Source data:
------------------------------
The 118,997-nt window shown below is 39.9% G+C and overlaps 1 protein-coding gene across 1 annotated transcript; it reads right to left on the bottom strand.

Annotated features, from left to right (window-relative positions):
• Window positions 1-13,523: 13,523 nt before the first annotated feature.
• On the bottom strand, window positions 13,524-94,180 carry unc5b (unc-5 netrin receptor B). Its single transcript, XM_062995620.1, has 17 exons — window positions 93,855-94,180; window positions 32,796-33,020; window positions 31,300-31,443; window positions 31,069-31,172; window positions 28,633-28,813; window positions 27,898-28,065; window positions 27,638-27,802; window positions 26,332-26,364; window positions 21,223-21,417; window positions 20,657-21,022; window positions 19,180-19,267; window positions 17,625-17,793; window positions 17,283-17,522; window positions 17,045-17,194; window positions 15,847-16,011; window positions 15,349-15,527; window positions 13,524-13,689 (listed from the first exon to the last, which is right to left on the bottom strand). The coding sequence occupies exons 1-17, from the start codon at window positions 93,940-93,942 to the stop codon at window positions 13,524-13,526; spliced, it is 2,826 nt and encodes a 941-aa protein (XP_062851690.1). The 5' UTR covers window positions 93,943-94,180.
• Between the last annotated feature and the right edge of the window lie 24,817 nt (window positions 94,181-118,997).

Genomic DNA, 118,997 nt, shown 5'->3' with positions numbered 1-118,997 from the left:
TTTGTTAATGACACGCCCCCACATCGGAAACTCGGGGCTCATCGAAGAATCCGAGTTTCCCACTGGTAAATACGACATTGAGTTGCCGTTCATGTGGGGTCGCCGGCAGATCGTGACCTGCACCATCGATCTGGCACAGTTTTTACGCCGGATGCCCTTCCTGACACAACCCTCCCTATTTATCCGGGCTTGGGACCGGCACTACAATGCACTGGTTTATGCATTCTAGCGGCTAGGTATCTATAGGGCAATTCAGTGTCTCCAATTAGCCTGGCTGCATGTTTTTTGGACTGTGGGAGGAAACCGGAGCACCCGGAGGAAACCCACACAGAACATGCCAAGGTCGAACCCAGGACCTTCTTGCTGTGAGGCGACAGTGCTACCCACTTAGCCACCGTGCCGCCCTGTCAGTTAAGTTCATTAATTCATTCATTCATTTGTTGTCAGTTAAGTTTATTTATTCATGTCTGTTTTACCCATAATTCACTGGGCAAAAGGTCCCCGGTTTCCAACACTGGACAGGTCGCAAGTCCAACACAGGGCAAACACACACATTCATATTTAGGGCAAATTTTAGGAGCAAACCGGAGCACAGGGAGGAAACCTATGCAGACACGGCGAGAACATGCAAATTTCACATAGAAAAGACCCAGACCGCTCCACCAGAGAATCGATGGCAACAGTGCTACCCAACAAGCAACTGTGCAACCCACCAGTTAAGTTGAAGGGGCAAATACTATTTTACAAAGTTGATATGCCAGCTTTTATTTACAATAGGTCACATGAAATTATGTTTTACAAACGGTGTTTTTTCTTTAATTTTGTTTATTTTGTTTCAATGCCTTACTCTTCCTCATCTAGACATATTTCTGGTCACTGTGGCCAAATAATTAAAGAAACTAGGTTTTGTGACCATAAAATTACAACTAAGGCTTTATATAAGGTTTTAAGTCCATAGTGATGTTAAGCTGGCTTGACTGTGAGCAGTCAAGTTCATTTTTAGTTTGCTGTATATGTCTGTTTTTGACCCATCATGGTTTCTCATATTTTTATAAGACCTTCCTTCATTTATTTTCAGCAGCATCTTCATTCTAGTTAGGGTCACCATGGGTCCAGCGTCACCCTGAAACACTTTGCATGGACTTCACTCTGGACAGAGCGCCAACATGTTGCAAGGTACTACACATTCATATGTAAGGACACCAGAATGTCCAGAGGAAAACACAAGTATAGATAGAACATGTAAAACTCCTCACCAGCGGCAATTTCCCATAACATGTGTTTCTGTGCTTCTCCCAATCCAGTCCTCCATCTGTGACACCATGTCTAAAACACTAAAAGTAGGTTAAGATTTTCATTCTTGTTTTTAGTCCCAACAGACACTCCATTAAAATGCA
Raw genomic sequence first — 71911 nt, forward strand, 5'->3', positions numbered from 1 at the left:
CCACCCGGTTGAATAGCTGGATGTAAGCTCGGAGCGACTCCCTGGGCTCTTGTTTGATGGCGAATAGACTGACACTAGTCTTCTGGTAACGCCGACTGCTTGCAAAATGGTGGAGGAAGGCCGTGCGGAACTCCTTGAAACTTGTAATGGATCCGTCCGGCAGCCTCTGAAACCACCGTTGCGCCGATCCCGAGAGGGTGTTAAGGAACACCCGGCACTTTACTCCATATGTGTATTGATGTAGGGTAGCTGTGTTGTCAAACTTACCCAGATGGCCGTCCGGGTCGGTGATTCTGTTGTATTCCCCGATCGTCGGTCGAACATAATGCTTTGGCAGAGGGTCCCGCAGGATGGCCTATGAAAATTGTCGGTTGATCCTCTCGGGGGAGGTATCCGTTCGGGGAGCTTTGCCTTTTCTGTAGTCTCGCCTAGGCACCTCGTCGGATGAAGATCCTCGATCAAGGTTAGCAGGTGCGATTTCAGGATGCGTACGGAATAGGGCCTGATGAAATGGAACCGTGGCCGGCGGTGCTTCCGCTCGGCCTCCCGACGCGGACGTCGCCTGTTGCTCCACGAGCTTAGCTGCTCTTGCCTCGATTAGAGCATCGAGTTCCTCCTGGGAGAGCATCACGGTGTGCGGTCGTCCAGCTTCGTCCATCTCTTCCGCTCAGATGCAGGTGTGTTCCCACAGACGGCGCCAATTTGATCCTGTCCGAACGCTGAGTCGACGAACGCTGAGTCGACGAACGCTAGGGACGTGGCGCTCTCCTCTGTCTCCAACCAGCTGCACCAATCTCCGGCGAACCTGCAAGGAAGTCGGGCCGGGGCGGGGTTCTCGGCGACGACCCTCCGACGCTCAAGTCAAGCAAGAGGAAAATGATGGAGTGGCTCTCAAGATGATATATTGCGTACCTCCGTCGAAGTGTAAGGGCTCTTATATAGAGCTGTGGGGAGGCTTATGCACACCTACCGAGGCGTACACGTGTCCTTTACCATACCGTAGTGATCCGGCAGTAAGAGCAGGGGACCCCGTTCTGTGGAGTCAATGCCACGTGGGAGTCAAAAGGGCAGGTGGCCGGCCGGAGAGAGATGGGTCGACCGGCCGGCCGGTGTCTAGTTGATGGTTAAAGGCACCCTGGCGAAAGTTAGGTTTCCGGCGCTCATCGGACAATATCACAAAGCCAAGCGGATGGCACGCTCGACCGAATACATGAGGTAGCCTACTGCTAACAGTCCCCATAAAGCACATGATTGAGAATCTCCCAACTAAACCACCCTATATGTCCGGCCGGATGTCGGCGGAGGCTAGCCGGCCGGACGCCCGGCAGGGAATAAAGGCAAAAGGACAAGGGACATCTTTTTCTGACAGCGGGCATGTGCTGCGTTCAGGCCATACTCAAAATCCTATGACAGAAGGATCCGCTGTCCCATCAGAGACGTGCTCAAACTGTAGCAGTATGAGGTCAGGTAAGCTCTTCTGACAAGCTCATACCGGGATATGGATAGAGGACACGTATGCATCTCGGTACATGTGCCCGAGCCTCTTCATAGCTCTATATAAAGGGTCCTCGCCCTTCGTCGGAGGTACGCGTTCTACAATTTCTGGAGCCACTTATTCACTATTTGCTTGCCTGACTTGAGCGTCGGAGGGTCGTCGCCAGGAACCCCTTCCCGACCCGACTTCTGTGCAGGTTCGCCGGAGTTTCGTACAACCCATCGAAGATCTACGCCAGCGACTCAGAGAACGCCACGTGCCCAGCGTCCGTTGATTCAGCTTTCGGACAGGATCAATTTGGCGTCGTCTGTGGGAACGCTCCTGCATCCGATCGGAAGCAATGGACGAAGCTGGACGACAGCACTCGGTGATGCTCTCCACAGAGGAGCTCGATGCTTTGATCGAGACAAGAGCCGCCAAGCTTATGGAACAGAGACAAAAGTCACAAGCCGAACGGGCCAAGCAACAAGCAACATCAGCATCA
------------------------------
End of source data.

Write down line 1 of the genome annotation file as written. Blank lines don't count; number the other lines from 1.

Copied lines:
The 118,997-nt window shown below is 39.9% G+C and overlaps 1 protein-coding gene across 1 annotated transcript; it reads right to left on the bottom strand.